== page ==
Annual Report on

The Japanese Economy and Public Finance


- No Gains Without Reforms V -

Cabinet Office

Government of Japan

 [Toc]  [Prev]  [Next]  [Annual List

Chapter 3

The "Demographic Wave" and its Impacts on the Economic Structure

Key Points of Chapter 3

Section 1 Demographic Change and its Economic Significance
 In 2007, two major demographic changes will commence: the population will begin to decline and the first baby boomer generation (hereafter Dankai) will begin to reach the mandatory retirement age. As a result, the decline in the labor force population will accelerate and the economic burden of the current working generation will rapidly increase.
 As the labor force population quantitatively declines, it is important to improve the quality of the labor force in order to increase productivity.
 As the value of the stock (including housing stock, financial assets, etc.) per person increases, its effective use becomes vital.

Section 2 The Demographic Wave and its Impact on Household Behavior
 The Dankai generation will shift to the older age group. This will in turn cause, for foreseeable future, a rise in the propensity to consume on a macroeconomic basis, centered on expenditure on culture and entertainment (digital home appliances, travel, etc.) and others.
 If medical expenses for the elderly grow at a rate higher than the economic growth rate, the future burden of these expenses will drastically increase. It is important to work to reduce the burden of future generations through medical care system reforms that prevent a deterioration of the generational balance.
 When only taking aging of the population as a factor, the household savings rate (around 8% in 2003) will deteriorate to around 3% by 2010.
 The risk tolerance of the older age groups is relatively higher than other age groups. Hence, it is relatively unlikely that a severe decline in demand for risky assets will occur due to the population aging.
 According to the survey, housing acquisition among Dankai Jr. generation (those born in 1971-1974) will peak when they are in their late 30s. On the other hand, there remains a challenge to utilize the existing housing stock, in particular to disseminate reverse mortgage utilization.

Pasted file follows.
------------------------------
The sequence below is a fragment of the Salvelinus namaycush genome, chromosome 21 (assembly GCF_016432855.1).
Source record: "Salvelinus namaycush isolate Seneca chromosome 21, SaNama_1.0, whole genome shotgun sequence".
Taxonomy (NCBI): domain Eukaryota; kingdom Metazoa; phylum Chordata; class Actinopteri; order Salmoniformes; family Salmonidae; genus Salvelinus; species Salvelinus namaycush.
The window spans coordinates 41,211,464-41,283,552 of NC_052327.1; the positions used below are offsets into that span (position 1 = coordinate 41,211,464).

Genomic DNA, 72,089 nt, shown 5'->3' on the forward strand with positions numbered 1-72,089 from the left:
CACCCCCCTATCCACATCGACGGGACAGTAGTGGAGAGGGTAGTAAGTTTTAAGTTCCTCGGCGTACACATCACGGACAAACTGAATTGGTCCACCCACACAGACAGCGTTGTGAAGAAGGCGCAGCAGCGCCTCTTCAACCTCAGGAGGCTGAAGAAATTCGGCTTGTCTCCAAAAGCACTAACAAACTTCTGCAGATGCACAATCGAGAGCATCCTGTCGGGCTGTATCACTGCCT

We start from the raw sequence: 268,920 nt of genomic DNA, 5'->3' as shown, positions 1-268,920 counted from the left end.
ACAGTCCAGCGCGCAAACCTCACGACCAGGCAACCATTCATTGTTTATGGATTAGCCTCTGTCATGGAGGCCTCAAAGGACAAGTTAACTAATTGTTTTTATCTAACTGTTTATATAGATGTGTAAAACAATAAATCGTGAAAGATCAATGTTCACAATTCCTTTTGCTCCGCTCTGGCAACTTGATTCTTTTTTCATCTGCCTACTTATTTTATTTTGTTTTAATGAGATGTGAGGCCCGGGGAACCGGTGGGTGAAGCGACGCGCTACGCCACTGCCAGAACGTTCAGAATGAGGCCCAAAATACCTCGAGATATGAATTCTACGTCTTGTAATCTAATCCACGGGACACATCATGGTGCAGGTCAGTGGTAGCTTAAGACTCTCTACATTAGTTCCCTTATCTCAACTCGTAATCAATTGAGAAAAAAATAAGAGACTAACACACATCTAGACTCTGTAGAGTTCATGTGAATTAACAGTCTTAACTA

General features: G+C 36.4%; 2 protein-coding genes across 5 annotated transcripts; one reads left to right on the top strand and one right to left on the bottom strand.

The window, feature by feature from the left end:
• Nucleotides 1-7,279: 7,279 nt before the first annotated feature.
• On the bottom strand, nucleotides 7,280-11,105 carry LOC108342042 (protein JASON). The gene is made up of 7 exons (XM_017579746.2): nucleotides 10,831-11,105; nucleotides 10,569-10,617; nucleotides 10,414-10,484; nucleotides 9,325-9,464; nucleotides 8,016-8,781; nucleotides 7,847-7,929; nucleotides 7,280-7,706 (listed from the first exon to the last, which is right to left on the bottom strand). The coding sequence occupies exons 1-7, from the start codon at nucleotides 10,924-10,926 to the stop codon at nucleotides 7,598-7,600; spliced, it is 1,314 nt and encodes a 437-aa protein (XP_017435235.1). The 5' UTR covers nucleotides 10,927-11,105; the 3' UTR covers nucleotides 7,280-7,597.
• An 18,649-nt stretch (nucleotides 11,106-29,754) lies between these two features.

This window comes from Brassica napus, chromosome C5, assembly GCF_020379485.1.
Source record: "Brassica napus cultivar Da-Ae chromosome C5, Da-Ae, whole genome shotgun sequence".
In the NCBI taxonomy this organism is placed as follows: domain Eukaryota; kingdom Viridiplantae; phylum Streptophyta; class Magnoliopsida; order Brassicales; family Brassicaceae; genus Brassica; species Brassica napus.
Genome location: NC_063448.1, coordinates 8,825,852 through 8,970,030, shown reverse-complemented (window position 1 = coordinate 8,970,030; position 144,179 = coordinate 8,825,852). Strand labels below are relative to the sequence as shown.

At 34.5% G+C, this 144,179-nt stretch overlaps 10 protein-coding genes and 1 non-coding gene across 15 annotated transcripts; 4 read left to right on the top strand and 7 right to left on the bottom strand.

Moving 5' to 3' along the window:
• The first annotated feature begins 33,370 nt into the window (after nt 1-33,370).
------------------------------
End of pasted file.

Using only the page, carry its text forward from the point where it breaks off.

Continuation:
Section 3 The Demographic Wave and Business Competitiveness
 According to the estimate, the labor cost of companies will decrease by 2.6% until 2009 as the Dankai generation will be reaching the mandatory retirement age.
 On the other hand, as the Dankai generation reaches the mandatory retirement age, increasing pressure will be imposed on burdens related to retirement benefits such as retirement lump sum grants and corporate pensions.
 According to an analysis using microeconomic data, an employment dampening effect was detected at workplaces with a higher proportion of Dankai generation employees.
 Companies will actively recruit new graduates. Companies that have restrained employment of younger generations in the past and those with strong business sentiments have a higher tendency to have plans to increase employment.
 From the perspective of corporate competitiveness, it is important for companies to engage in efforts to pass down skills of the workers through such measures as continuing to employ elderly workers with enthusiasm and talents.

Section 4 The Source of Innovation and the Challenge to Improve Competitiveness
 As the population declines, improving productivity is essential. It is necessary for companies to strengthen their competitiveness through the creation of technology with high added value.
 The source of competitiveness is nothing other than innovation. In order to achieve innovation and the resulting productivity improvement, the development of organizations to utilize technology in management, and enhancing the quality and quantity of human resources are important.
 Another challenge is innovation in the service industries and the resulting productivity improvement.

 [Toc]  [Prev]  [Next]  [Annual List